So confident and proud of the music that she has made, Dua Lipa refused to delay the release of her second album, Future Nostalgia, because of Covid-19 and the impact this will have on artists promoting their work in the conventional, expected way.
The power of music and the strength of fandom should never be underestimated. This record will become the best kind of distraction during an unprecedented time where anxiety, fear and, yes, tedium, dominate.
As suggested in its title, Future Nostalgia takes a longing glance back at dance music and tries to reassemble it into something befitting of a more contemporary mood. Lipa is staunch in her manifesto of disco hedonism and heartbreak and the whole record plays like a one-night suite at a club with the one ballad appearing at the evening’s end.
With her 2017 debut Dua Lipa made all the right noises – R&B, reggaeton, EDM – to dominate playlists and generate high sales, her voice was strident, seductive and persuasive and she became on the most streamed artists ever.
The decision to make a follow-up that ignored all of current radio’s trends and instead focused on one dominant style of music that has fallen out of favour over the last five years or so is a brave and risky decision – one that establishes Lipa as the type of artist who is less interesting in chasing the mainstream and who instead would rather dictate it.
Lipa has also expressed a desire to make music that is song-based, a return to real chorus’ and sustained dramatic build and on the likes of the taut and ultimately explosive ‘Physical’ she achieves this whilst setting a new and thrilling standard.
The majority of Future Nostalgia though is surprisingly spare funk music as opposed to faster paced, maximalist high energy and disco of the late 70s and early 80s.
‘Pretty Please’ in particular is a bass driven, mid-tempo jam that takes its time and is so full of spacious breaks and detours that it’s easy to overlook how a track that sounds so effortless has been so artfully created.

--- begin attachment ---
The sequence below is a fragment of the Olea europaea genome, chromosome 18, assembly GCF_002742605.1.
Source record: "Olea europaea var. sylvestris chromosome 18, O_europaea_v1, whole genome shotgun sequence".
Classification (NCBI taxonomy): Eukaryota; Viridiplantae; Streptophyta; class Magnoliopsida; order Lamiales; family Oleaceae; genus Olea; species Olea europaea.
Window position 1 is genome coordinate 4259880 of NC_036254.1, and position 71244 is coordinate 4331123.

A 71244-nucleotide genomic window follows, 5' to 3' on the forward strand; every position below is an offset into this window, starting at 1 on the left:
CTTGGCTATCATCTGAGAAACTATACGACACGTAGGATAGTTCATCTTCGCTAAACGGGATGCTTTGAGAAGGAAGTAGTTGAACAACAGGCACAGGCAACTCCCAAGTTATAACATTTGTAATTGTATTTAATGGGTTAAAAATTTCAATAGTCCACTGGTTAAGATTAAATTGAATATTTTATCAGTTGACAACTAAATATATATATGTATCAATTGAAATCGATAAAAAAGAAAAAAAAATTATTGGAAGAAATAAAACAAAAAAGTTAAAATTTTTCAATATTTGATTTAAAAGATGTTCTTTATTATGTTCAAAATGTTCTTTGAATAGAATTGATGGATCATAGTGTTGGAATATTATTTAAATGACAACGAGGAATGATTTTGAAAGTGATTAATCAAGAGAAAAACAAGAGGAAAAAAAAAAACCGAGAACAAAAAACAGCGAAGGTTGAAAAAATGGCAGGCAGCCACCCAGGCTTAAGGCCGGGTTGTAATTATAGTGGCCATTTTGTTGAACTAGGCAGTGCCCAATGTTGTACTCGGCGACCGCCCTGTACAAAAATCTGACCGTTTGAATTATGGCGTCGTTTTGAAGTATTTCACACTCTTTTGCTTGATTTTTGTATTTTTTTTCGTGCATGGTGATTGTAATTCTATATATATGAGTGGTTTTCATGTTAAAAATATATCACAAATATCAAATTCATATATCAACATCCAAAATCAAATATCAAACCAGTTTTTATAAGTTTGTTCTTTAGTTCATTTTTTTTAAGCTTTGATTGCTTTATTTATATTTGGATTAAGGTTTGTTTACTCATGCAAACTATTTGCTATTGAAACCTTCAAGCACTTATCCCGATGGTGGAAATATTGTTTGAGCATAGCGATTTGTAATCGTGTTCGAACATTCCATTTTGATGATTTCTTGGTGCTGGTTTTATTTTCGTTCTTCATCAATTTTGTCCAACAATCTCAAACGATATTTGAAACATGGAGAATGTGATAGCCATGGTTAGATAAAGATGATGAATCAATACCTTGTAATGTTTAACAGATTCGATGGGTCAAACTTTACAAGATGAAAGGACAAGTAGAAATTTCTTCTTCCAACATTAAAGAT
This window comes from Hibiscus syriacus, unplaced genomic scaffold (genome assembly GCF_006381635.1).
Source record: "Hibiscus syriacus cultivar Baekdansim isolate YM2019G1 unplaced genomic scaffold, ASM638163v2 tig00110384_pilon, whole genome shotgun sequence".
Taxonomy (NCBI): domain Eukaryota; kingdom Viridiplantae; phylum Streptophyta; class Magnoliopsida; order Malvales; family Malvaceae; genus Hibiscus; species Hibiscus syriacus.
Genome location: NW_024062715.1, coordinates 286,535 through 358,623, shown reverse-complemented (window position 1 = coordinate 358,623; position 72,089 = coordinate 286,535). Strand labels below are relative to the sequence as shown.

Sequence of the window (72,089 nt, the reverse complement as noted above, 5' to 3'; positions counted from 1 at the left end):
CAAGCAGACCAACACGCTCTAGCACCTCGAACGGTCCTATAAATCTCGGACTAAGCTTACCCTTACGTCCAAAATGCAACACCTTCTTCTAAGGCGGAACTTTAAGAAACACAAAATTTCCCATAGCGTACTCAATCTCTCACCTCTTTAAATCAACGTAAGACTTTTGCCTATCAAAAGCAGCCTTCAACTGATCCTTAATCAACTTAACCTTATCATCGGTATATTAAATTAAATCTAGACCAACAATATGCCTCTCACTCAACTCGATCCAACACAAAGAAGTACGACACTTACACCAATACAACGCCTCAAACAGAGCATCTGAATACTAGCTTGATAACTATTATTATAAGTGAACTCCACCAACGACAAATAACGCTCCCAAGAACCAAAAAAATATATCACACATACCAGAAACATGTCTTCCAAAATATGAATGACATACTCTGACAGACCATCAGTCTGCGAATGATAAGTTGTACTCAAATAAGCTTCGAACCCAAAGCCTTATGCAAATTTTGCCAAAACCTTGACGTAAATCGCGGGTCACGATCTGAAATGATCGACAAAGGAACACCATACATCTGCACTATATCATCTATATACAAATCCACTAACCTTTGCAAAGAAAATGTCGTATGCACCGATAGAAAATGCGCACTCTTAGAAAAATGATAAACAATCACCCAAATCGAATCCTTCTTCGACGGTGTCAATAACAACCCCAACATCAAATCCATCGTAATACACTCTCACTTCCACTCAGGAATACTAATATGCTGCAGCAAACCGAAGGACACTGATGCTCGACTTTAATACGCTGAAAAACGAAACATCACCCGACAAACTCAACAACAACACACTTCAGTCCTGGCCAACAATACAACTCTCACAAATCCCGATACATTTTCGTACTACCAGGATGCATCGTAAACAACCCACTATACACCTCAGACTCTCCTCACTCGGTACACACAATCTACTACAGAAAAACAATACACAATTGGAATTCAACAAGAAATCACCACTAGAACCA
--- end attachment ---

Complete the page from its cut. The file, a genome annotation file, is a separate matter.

The brilliant ‘Cool’ pulls of a similar trick but with a synthetic sheen of melancholy added that is seemingly at odds with the euphoric ‘whoo!’ that is repeated towards the song’s end.
‘Hallucinate’ comes over like a lost Girls Aloud deep-cut whilst ‘Love Again’ and ‘Levitating’ take things further forward and closer towards that endlessly spinning and sparkling disco ball.
It comes as a jolt when the baroque, pop ballad ‘Boys Will Be Boys’ ends the album in a strongly worded, female awareness warning tale. Again, not an obvious choice but one that might be better suited to another album where the transition from escapism to gritty realism might be more subtle.
This does not distract from what went before however and only reinforces that Lipa is willing to trip up occasionally instead of safely trotting out would could have easily being a very safe pop record indeed.
Future Nostalgia is of course following the lead of other female pop singers, it often comes off as a cross between Kylie Minogue’s underrated Body Language album and Madonna’s Confessions on a Dance Floor, but it does so with confidence and imagination and some great songs. You sense that Dua Lipa genuinely loves the record that she made, and she has every right to.